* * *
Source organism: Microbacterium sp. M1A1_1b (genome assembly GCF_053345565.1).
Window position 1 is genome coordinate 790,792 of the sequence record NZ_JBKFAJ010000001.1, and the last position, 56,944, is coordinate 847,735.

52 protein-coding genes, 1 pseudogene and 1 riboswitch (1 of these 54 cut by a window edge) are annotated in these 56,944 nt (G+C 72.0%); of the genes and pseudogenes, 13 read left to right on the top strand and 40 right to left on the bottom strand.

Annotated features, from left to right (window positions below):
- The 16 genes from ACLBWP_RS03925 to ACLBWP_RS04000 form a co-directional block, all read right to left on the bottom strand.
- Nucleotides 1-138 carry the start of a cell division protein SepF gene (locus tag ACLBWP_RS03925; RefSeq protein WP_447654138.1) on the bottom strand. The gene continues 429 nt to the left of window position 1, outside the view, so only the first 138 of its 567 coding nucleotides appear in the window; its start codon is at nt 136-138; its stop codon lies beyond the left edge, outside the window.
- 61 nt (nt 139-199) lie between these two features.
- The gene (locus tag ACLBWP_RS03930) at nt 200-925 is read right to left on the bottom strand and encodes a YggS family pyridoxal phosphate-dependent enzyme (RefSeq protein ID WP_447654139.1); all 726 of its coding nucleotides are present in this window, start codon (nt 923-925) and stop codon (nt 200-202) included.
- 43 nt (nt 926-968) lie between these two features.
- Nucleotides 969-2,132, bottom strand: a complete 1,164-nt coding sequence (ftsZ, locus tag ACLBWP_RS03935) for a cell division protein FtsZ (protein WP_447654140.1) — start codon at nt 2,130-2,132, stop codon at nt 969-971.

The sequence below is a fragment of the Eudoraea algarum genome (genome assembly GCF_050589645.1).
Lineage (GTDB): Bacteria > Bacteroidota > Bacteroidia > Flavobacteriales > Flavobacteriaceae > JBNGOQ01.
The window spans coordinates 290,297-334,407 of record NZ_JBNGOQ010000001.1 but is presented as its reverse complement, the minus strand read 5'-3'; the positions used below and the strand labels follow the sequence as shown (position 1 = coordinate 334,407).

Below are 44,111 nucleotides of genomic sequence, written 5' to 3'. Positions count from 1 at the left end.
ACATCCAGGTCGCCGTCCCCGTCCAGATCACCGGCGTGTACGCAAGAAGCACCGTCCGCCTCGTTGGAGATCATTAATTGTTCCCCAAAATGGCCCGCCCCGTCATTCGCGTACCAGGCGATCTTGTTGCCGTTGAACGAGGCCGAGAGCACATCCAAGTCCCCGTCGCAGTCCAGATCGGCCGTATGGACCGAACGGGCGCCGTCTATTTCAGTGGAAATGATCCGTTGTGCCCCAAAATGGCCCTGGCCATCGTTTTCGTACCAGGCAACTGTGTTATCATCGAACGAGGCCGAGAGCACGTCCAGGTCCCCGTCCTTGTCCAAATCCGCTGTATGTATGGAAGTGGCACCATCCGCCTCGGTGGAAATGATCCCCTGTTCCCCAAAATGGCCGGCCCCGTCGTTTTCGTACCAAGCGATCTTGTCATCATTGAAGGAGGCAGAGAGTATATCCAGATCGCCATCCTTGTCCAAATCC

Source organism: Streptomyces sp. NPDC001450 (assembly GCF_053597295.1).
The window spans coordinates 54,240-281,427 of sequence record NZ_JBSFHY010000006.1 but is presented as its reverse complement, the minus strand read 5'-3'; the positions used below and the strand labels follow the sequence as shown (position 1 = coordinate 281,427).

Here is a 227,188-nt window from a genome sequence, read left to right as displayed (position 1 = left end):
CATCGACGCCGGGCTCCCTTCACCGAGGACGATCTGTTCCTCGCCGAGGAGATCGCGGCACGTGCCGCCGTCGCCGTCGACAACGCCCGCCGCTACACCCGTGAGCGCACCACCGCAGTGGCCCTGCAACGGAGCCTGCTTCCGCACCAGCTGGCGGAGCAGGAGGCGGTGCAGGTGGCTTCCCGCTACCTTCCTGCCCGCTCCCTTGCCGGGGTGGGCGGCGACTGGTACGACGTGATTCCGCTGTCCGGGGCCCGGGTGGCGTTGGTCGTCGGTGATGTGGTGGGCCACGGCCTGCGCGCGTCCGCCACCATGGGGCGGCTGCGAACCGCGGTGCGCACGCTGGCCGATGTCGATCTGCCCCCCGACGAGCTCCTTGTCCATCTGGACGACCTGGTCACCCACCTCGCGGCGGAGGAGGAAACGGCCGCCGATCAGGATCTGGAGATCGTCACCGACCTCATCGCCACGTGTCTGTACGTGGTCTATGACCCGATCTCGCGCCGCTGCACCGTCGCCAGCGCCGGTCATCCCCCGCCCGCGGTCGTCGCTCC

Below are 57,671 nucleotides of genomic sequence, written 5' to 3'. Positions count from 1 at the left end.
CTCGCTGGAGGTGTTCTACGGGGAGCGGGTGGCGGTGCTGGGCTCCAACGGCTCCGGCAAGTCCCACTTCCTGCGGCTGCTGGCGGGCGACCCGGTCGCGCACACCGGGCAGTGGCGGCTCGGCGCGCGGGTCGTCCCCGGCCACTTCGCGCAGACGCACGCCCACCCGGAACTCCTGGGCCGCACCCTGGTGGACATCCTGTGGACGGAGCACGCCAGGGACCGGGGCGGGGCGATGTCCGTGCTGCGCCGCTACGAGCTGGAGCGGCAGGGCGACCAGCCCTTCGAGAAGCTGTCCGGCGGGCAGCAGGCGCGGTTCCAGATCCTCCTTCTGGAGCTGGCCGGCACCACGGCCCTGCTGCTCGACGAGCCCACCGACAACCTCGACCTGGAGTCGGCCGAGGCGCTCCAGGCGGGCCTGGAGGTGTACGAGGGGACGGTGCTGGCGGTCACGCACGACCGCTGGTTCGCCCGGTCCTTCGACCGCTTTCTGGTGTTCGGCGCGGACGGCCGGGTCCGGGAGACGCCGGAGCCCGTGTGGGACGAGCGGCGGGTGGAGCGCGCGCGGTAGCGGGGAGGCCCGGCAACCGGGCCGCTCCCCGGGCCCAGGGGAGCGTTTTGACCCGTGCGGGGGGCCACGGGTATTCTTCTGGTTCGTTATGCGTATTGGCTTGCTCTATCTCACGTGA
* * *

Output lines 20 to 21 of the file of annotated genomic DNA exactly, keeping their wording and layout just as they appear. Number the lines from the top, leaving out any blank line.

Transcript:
Below are 57,671 nucleotides of genomic sequence, written 5' to 3'. Positions count from 1 at the left end.
CTCGCTGGAGGTGTTCTACGGGGAGCGGGTGGCGGTGCTGGGCTCCAACGGCTCCGGCAAGTCCCACTTCCTGCGGCTGCTGGCGGGCGACCCGGTCGCGCACACCGGGCAGTGGCGGCTCGGCGCGCGGGTCGTCCCCGGCCACTTCGCGCAGACGCACGCCCACCCGGAACTCCTGGGCCGCACCCTGGTGGACATCCTGTGGACGGAGCACGCCAGGGACCGGGGCGGGGCGATGTCCGTGCTGCGCCGCTACGAGCTGGAGCGGCAGGGCGACCAGCCCTTCGAGAAGCTGTCCGGCGGGCAGCAGGCGCGGTTCCAGATCCTCCTTCTGGAGCTGGCCGGCACCACGGCCCTGCTGCTCGACGAGCCCACCGACAACCTCGACCTGGAGTCGGCCGAGGCGCTCCAGGCGGGCCTGGAGGTGTACGAGGGGACGGTGCTGGCGGTCACGCACGACCGCTGGTTCGCCCGGTCCTTCGACCGCTTTCTGGTGTTCGGCGCGGACGGCCGGGTCCGGGAGACGCCGGAGCCCGTGTGGGACGAGCGGCGGGTGGAGCGCGCGCGGTAGCGGGGAGGCCCGGCAACCGGGCCGCTCCCCGGGCCCAGGGGAGCGTTTTGACCCGTGCGGGGGGCCACGGGTATTCTTCTGGTTCGTTATGCGTATTGGCTTGCTCTATCTCACGTGA